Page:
Drunken Blackbirds in England Die Due to Fermented Berries

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By Vittorio Hernandez | November 5, 2012 10:31 AM EST

A dozen young blackbirds were found dead at a school playground in Cumbria, England. An investigation indicated that the avian creatures suffered from alcohol poisoning due the birds eating fermented berries.

Most of the birds have trauma injuries sustained in flight caused by intoxication. A post-mortem analysis by the Animal Health and Veterinary Laboratories Agency disclosed that one of the winged creatures had a large amount of pure alcohol or ethanol in its liver.

The researchers said the blackbirds ate berries from a nearby rowan tree. They said that berries found on the ground were damaged and vulnerable to yeast infestation which caused fermentation, the chemical process of sugar breaking down into alcohol, and eventually it led to alcohol production.

One young blackbird which survived had symptoms of drunkenness. The researchers observed the creature pressing its wings into the ground to steady itself and trying to stay upright by leaning against the walks of an enclosure where it was kept for recovery. It was released after two weeks.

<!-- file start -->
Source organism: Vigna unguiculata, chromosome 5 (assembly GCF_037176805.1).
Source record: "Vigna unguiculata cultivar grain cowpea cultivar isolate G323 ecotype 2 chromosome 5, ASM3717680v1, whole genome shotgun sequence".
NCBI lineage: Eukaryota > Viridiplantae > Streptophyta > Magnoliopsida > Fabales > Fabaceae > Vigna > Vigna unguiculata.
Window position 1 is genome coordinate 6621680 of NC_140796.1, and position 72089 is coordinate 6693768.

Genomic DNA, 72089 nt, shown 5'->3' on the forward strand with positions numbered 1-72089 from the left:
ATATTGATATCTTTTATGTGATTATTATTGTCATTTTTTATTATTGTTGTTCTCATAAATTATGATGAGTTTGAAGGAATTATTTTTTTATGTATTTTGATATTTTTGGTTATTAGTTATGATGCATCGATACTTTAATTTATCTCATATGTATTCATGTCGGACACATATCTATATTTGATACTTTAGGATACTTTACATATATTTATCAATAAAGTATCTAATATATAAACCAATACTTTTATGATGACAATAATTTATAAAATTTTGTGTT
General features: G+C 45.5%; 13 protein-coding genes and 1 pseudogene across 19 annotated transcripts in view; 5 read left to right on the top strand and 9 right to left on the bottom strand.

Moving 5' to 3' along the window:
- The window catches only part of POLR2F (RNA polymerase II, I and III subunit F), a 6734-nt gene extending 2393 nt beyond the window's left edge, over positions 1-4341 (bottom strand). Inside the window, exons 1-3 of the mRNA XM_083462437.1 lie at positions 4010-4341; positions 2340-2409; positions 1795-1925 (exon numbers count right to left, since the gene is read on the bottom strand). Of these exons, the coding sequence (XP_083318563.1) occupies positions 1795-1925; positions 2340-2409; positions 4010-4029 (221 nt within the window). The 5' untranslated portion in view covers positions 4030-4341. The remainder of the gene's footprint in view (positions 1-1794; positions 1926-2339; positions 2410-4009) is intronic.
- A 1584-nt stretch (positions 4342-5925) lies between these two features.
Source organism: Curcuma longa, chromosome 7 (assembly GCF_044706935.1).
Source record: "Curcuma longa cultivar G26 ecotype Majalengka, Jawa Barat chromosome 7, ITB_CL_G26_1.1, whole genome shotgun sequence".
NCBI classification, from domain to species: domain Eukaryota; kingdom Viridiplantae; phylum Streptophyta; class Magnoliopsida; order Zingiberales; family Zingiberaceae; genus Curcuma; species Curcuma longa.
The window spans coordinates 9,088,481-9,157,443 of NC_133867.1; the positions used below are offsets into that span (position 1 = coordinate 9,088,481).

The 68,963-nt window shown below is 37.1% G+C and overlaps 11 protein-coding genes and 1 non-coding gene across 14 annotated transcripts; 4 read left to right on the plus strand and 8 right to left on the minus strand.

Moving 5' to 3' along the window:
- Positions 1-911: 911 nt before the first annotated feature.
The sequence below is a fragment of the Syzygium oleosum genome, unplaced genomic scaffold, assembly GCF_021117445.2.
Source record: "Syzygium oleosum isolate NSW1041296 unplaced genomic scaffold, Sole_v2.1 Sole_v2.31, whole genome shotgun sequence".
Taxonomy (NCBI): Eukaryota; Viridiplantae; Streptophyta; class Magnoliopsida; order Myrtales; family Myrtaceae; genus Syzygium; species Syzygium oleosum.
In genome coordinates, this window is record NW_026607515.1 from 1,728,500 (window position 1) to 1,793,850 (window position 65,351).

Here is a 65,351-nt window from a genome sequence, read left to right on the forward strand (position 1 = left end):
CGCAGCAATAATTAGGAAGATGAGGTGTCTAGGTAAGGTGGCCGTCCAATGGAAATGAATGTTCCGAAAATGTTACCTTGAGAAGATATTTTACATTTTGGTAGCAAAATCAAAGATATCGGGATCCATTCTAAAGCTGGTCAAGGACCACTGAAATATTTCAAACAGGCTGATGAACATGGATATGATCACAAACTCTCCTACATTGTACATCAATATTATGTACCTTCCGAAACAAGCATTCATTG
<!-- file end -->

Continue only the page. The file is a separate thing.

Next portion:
The scientists ruled out foul play or ailments such as bird flu.

Tim Harrison, development officer of the British Trust for Ornithology's Garden Birdwatch, told BBC that generally, birds with a lot of fruit in their diet are more efficient at metabolising alcohol and better adapted at eating fruit with higher alcohol concentrations. However, he said there are anecdotal reports of birds that act drunk, although these are very rare instances.

A similar incident was recorded in 199 when a group of redwings fed on holly berries that were fermented after a frost. Gizzard samples taken from the redwings yielded high levels of alcohol content.

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